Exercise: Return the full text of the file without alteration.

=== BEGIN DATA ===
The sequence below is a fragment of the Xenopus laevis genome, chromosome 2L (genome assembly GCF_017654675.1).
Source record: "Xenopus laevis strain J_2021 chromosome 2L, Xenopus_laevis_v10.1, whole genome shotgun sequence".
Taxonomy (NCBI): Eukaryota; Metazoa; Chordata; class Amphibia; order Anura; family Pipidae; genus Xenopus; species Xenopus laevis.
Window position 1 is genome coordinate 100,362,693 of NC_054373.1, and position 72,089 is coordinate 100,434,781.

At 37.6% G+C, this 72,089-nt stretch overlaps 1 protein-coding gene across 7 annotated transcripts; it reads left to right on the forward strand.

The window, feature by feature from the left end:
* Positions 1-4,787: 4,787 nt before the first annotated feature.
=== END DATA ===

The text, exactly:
The sequence below is a fragment of the Xenopus laevis genome, chromosome 2L (genome assembly GCF_017654675.1).
Source record: "Xenopus laevis strain J_2021 chromosome 2L, Xenopus_laevis_v10.1, whole genome shotgun sequence".
Taxonomy (NCBI): Eukaryota; Metazoa; Chordata; class Amphibia; order Anura; family Pipidae; genus Xenopus; species Xenopus laevis.
Window position 1 is genome coordinate 100,362,693 of NC_054373.1, and position 72,089 is coordinate 100,434,781.

At 37.6% G+C, this 72,089-nt stretch overlaps 1 protein-coding gene across 7 annotated transcripts; it reads left to right on the forward strand.

The window, feature by feature from the left end:
* Positions 1-4,787: 4,787 nt before the first annotated feature.